In this paper, we analyze the baroclinic Rossby radius of deformation which is a fundamental term in oceanography. We also discuss the story of the term's origin. The concept is found in the works by Bjerknes (1937) who was the first researcher to connect the dynamic characteristics of particles and the radius of surface curvature in synoptic structures. However, the analysis of dynamical equations by Bjerknes has rather a qualitative nature and refers to the atmosphere. This approach was further developed in the works by Carl Rossby who formulated it through the movement equations (Rossby, 1940). We also consider various approaches to numerical estimates of the deformation radius. Based on the ARMOR3D dataset, estimates of the baroclinic deformation radius for the Norwegian and the Greenland Seas are obtained and their spatial distribution is considered. The seasonal and interannual variability of the deformation radius is analyzed. It is shown that the Rossby radius in the studied area does not exceed 7-9 km on average. For most of the study area, the seasonal fluctuations in the radius are 1-2 km, with the greatest values of the radius being achieved in the warm season, and the smallest in the cold one. It was shown that bottom topography and convective processes play a significant role in the spatial and seasonal distribution of the Rossby deformation radius. An increase in both average and maximum values was revealed by the end of the 1993-2018 period.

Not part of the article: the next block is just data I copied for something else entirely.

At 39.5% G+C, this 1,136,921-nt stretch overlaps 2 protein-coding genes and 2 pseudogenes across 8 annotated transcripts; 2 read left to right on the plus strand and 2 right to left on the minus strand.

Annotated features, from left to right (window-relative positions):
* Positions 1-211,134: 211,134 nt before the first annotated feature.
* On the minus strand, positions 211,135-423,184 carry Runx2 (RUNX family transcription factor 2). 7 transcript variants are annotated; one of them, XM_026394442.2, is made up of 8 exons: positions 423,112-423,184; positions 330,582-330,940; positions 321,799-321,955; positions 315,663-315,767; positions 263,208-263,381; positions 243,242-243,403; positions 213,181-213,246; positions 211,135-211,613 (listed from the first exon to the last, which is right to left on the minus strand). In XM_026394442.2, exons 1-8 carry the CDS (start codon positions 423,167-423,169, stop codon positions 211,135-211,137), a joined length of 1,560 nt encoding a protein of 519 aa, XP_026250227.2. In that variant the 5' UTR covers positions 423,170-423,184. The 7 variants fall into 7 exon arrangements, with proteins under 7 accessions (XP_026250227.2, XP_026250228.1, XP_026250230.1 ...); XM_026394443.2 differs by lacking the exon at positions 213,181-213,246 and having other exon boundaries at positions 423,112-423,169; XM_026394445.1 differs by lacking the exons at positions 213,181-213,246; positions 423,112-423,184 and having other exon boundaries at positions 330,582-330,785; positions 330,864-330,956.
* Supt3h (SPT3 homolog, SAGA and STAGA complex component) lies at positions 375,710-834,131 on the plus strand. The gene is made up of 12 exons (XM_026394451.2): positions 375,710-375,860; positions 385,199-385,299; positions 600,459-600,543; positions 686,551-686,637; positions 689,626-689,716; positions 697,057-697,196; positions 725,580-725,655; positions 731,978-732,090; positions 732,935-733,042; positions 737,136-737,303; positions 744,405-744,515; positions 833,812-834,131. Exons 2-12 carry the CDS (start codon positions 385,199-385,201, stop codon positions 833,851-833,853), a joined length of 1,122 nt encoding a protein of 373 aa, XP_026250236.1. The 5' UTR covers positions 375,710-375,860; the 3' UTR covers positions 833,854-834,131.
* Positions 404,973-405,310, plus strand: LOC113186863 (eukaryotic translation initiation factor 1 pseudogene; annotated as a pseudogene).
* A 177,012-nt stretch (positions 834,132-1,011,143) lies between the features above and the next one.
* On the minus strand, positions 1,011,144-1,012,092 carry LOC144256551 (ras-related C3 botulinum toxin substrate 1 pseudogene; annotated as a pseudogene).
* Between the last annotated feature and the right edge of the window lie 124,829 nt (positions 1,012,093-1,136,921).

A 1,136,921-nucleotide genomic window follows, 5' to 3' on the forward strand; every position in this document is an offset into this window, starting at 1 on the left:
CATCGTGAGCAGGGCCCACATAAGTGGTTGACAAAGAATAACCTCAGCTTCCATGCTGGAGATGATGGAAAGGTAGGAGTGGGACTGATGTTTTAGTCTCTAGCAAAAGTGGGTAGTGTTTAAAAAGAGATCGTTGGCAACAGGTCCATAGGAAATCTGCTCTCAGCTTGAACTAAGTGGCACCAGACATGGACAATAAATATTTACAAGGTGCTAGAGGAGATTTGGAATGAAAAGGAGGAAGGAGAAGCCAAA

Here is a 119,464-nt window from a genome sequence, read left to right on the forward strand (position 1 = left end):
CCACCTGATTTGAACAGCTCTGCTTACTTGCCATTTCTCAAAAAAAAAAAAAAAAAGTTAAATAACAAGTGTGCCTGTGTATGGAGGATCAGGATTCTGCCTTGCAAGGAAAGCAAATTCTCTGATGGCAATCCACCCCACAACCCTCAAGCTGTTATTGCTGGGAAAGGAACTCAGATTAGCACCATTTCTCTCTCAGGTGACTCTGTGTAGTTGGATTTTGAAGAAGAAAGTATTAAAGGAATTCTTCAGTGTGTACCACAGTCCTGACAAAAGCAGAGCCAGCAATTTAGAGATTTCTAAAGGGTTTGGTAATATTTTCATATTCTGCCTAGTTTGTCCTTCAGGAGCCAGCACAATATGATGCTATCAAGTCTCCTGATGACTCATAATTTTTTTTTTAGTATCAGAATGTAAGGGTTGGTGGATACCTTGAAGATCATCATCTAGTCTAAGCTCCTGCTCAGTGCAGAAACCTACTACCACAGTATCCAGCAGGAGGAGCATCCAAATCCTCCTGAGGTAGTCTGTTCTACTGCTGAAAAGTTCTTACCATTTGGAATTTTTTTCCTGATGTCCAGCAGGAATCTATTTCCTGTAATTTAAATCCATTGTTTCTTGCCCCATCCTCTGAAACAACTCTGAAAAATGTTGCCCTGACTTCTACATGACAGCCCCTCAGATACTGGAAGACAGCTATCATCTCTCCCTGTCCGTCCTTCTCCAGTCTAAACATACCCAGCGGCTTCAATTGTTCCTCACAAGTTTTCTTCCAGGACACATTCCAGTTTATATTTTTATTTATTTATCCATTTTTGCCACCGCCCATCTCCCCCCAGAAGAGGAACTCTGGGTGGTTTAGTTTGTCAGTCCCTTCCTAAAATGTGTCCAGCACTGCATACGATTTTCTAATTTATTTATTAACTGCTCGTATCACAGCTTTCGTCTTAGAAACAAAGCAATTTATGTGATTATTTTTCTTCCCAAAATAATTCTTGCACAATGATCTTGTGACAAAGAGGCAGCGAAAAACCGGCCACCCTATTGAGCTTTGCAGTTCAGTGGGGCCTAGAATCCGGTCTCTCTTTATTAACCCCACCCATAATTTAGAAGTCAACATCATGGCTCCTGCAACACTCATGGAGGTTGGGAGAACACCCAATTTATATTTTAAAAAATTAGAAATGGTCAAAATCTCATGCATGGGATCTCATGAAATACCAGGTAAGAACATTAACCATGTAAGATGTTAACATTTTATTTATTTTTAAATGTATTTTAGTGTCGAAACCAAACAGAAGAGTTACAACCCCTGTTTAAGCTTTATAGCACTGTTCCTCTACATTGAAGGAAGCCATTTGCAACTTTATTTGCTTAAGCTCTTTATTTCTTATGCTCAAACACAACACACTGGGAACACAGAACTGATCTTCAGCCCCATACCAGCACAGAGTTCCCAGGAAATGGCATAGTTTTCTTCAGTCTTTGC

|Переведенное название||The baroclinic rossby radius in the nordic seas|
|Журнал||Sovremennye Problemy Distantsionnogo Zondirovaniya Zemli iz Kosmosa|
|Состояние||Опубликовано - 2020|
Предметные области Scopus
- Прикладные компьютерные науки
- Компьютерные сети и коммуникации
- Компьютерные технологии в науках о земле